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What is a Bishop?
What is a Bishop?

As the authoritative teacher of those entrusted to his care, the bishop interprets the Christian revelation to his flock. At his ordination he is asked to confirm his beliefs in the major tenets of the Creed. He must set forth the moral teaching of Christ and make judgments on conditions within the diocese to which principles of social justice apply.

The apostolic exhortation “Evangelii Nuntiandi” (the Gospel must be proclaimed) sums up the thought of the Church on this point: “In union with the successor of Peter, the bishops, who are successors of the Apostles, receive through the power of their episcopal ordination the authority to teach the revealed truth in the Church. They are teachers of the faith” (EN, 68).

When it says that episcopal ordination confers the three tasks of sanctifying, teaching and governing, the Second Vatican Council speaks of three distinct but not separate tasks. It is a question, in fact, of three aspects of the one office of the pastor, the successor of the Apostles. Each of these tasks presupposes the other two. As regards his teaching task, the bishop is not only the one who instructs but who leads. His word is not only based on the truth; it is the way. It marks out a path, for the bishop is the head of the flock which he governs in order to lead it to meet the Lord. His teaching is also sanctifying (the Council says deliberately that the bishop is a spiritual guide). Through the specific dynamism of conversion and deepening of religious life, he gathers and constitutes the Christian community which reaches its culminating point in the celebration of the Holy Eucharist (SC,4l).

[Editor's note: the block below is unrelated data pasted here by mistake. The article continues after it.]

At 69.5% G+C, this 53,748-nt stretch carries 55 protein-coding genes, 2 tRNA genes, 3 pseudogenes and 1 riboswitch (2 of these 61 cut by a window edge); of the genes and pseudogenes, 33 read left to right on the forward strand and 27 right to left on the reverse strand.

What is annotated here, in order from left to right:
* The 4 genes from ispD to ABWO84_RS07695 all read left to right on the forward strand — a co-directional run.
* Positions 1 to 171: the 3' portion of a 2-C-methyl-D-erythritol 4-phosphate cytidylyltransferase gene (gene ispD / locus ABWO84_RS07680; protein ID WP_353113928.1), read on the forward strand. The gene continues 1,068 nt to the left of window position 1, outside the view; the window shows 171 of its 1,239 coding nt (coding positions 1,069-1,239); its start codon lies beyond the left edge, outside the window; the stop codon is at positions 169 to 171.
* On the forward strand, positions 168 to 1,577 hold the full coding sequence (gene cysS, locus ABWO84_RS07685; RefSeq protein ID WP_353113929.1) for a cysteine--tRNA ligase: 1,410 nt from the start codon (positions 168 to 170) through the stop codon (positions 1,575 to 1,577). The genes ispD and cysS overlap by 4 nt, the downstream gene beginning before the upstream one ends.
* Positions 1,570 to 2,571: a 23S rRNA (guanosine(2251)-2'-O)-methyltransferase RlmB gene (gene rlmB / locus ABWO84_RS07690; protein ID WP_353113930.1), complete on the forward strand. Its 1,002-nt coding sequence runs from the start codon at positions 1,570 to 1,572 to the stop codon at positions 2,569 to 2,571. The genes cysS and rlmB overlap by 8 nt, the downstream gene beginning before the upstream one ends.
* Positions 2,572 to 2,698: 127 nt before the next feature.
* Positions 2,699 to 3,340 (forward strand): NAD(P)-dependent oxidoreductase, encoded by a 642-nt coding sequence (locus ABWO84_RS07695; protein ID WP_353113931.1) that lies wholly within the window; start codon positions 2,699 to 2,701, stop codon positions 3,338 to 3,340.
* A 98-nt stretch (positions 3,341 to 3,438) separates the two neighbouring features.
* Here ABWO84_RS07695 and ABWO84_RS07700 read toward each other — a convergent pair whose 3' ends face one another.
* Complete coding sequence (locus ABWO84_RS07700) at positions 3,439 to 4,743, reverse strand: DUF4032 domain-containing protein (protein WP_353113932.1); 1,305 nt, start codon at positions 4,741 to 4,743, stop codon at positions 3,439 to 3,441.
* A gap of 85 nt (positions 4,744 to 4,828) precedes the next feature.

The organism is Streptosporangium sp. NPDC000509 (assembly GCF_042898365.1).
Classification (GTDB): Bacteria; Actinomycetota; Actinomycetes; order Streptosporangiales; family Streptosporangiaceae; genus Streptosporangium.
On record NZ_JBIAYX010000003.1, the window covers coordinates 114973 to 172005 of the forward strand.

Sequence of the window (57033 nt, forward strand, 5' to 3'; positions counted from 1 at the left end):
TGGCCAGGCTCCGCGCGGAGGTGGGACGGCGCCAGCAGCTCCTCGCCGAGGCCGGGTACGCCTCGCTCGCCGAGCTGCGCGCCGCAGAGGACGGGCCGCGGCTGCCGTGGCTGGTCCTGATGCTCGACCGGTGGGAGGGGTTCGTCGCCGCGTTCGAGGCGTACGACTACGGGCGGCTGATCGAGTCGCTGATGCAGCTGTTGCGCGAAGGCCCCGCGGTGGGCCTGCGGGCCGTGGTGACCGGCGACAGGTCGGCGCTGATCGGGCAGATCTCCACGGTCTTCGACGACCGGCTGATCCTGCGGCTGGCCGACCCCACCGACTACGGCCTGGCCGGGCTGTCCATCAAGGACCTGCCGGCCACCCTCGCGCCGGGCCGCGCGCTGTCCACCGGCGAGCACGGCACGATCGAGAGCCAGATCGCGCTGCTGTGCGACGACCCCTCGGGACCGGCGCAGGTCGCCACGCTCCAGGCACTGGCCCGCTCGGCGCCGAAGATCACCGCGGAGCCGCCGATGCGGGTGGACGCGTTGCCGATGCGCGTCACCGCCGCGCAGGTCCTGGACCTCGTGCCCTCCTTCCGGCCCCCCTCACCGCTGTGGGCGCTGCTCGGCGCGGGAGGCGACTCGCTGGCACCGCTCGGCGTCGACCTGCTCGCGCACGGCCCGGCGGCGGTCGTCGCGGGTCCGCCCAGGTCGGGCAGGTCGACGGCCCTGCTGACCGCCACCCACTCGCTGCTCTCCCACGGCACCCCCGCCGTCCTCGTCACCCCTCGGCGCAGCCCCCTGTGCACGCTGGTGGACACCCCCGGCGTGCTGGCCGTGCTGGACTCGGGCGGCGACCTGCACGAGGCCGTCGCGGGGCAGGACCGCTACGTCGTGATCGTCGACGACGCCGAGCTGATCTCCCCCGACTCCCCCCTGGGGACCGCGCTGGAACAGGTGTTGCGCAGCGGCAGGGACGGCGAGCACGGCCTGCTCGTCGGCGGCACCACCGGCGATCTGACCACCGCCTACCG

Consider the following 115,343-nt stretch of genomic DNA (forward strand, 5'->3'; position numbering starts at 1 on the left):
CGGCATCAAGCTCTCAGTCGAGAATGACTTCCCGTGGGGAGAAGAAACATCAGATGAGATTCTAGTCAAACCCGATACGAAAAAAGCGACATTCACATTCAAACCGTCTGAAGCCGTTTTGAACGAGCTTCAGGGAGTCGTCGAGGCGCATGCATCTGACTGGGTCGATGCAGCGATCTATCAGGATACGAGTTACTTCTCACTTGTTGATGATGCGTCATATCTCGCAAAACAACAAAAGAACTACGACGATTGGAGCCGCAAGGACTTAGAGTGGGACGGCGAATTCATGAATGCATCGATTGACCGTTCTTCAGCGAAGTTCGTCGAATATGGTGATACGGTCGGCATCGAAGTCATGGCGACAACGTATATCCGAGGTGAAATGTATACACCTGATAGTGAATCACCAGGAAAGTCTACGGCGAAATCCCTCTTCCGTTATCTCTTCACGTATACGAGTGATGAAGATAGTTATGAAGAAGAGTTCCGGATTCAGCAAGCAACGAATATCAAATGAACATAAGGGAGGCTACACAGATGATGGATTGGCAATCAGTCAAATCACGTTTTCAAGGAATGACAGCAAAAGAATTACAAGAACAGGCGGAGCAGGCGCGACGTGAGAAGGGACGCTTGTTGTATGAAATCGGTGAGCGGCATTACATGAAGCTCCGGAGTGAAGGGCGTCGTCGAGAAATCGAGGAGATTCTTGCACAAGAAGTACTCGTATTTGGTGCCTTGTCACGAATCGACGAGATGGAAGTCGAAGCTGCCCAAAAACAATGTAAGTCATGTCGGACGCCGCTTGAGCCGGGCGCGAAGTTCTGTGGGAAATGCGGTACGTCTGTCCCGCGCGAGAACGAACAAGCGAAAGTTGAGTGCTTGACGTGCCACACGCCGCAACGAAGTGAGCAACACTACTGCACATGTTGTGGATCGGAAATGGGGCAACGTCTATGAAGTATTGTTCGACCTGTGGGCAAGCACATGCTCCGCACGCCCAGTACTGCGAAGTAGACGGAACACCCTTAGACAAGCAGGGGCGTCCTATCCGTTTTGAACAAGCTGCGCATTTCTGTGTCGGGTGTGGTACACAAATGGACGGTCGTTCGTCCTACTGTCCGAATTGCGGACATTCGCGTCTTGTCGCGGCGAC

The bishop, as the local chief shepherd, encourages a spirit of prayer, celebrates the liturgy for all, works for peace and justice, especially for the poor and disenfranchised, and strives to promote a healthy ecumenism.

He is also an administrator of a specific area known as a diocese. There are 32 archdioceses and 146 dioceses in the United States. Dioceses generally follow natural and civil boundaries. The Diocese of Buffalo comprises all eight counties of Western New York: Erie, Niagara, Orleans, Genesee, Wyoming, Allegany, Cattaraugus and Chautauqua.

But the chief work of the bishop is to help people attain Christian perfection. As the Apostles were, he is particularly concerned with communicating the love of God and neighbor which inspires better living.